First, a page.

In his blog post, Arjun Thomas mentioned that Web 2.0 adoption in the corporate sector has been slow. This is indeed true and I will like to share my opinion on this.
There have been a lot of case studies citing successful implementation of Enterprise 2.0 throughout the world. Companies were quoted being able to cut down costs through improvement in productivity and knowledge retention. Some companies even improved their revenue due to new innovation through collaboration and fostering a closer relationship with the clients.
So the big question is, if Enterprise 2.0 is so beneficial to the companies, why aren’t every company adopting it?
In my opinion, the 3 barriers to Enterprise 2.0 adoption in corporate are
- the probability of success (ability to replicate the success enjoyed by other companies)
- the courage to invest (due to inability to guarantee the ROI)
- the lack of in-house expertise
1. The Probability of Success
First, according to the blog post posted at ZDNet, the typical failure rate for IT projects is 68%. This is despite the fact that most IT projects were kicked off with more well-defined requirements and structure. On the other hand, Enterprise 2.0 applications are more free-flow and unstructured in nature. Instead of clicking a button or filling a blanks, there are much more things that the user can do on a powerful and flexible Enterprise 2.0 application. Therefore the uncertainty level is much higher than typical IT applications.
While the request to adopt Enterprise 2.0 is high, a lot of people got the misconception that it can be done by just buying the enterprise 2.0 solution off the shelf.
To quote, Yuri Alkin:
No one (okay, almost no one) expects that buying a word processor can turn him into a great writer. Yet somehow it’s almost widely assumed that deploying tools labeled E2.0 would turn an organization into an E2.0 business.
I am sure that a lot of CEOs and CIOs are aware of this and therefore not that willing to commit themselves unless they can be assured of higher chances of success.
2. The Courage to Invest
As a business seeking profits, all companies will have to justify that all spending should eventually translate to lower cost or increased revenue (whether short-term or long-term). However, the benefits from adopting Enterprise 2.0 will need time to mature and bear fruit. And without a guarantee on the success, it makes it even harder for management to justify the ROI. This is not helped by the current poor economic climate.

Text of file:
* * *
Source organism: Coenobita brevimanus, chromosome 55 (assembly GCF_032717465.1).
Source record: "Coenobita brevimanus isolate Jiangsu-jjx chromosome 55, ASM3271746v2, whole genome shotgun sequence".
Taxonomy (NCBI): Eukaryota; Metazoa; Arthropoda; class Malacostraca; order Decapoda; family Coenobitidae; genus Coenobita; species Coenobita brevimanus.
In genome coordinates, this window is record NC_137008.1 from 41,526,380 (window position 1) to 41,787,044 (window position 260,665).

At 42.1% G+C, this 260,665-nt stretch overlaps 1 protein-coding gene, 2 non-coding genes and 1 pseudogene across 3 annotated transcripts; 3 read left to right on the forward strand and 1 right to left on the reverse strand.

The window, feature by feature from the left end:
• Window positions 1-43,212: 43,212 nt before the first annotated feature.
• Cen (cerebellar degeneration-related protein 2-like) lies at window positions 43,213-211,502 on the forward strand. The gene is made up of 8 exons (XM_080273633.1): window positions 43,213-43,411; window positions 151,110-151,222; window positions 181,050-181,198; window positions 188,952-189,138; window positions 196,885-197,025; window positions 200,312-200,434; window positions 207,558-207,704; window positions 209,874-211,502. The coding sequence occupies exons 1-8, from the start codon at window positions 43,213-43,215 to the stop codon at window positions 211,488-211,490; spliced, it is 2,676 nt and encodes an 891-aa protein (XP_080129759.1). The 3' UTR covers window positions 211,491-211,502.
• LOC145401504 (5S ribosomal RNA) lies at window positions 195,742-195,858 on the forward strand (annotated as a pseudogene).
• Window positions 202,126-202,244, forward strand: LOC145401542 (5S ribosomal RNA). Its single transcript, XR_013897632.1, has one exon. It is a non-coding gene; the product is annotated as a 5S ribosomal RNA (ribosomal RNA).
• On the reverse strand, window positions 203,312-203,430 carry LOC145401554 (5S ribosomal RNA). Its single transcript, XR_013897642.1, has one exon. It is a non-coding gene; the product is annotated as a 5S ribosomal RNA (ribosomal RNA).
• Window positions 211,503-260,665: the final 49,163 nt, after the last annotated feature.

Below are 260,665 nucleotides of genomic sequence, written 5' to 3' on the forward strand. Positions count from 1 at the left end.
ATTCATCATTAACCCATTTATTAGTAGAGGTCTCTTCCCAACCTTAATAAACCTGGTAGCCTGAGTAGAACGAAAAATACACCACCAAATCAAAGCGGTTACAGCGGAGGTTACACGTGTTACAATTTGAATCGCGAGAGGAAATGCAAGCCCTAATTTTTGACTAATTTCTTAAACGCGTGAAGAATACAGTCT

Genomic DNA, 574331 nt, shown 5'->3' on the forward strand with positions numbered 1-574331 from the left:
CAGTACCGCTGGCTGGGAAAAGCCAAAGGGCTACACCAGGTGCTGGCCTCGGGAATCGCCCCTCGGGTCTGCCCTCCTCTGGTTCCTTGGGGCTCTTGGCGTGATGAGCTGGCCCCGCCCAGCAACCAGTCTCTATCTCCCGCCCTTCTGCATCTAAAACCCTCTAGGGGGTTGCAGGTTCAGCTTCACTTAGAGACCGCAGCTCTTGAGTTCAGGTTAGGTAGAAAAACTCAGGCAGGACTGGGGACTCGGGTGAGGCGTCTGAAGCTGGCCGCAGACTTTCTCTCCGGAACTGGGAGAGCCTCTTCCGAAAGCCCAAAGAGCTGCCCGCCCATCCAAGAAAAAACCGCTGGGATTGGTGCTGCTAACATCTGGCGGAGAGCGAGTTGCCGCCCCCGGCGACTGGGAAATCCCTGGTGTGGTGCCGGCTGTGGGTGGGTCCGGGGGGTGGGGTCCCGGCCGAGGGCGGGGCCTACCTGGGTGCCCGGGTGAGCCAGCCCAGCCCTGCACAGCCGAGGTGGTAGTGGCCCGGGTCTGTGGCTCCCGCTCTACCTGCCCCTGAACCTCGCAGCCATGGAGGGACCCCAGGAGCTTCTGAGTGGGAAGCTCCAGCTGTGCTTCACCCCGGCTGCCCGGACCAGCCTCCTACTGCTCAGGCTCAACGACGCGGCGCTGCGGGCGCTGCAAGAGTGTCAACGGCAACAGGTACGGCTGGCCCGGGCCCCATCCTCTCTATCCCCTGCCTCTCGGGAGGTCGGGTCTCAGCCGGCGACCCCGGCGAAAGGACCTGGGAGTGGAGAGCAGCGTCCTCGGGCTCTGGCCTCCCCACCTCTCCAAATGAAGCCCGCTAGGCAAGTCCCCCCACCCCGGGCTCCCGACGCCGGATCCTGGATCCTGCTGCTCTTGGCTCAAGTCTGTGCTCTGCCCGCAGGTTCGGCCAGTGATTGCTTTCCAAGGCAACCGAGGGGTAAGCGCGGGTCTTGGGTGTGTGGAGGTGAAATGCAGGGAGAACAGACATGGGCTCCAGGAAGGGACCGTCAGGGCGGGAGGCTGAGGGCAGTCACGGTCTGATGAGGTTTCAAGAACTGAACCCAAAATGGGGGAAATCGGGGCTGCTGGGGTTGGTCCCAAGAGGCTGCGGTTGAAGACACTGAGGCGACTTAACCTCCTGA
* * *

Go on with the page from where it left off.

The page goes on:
3. The Lack of In-house Expertise
Despite the first 2 barriers, some companies are still willing to try. I do know of a few organizations that have installed wikis and blogs and tried to conduct some small trials. However, the results have not been encouraging. This is due to the lack of proper understanding on how to use the tools effectively. Here is an interesting negative example I have heard about wiki adoption. The team was asked to copy the content in their weekly progress report on word documents to the wiki at the end of the month. While the intention is correct, this creates extra work for all the staff.
As Enterprise 2.0 is an emerging concept with a wide variety to skill sets (beside technical skills), there aren’t a lot of people who are knowledgeable and proficient about that. Even though, there are a lot of discussions, training and workshop on this, it takes more than theory to execute the implementation perfectly.
In his book Outliers, Malcolm Gladwell explained his research that it takes up to 10,000 hours of practice to become a “world-class” expert at something, anything. But how many experts are there in the company that has done more than 1 successful Enterprise 2.0?
If you agree with my points or have any possible solutions, please drop a comment. If there is sufficient interest on this post, I will follow up in next post with a solution to tackle these barriers.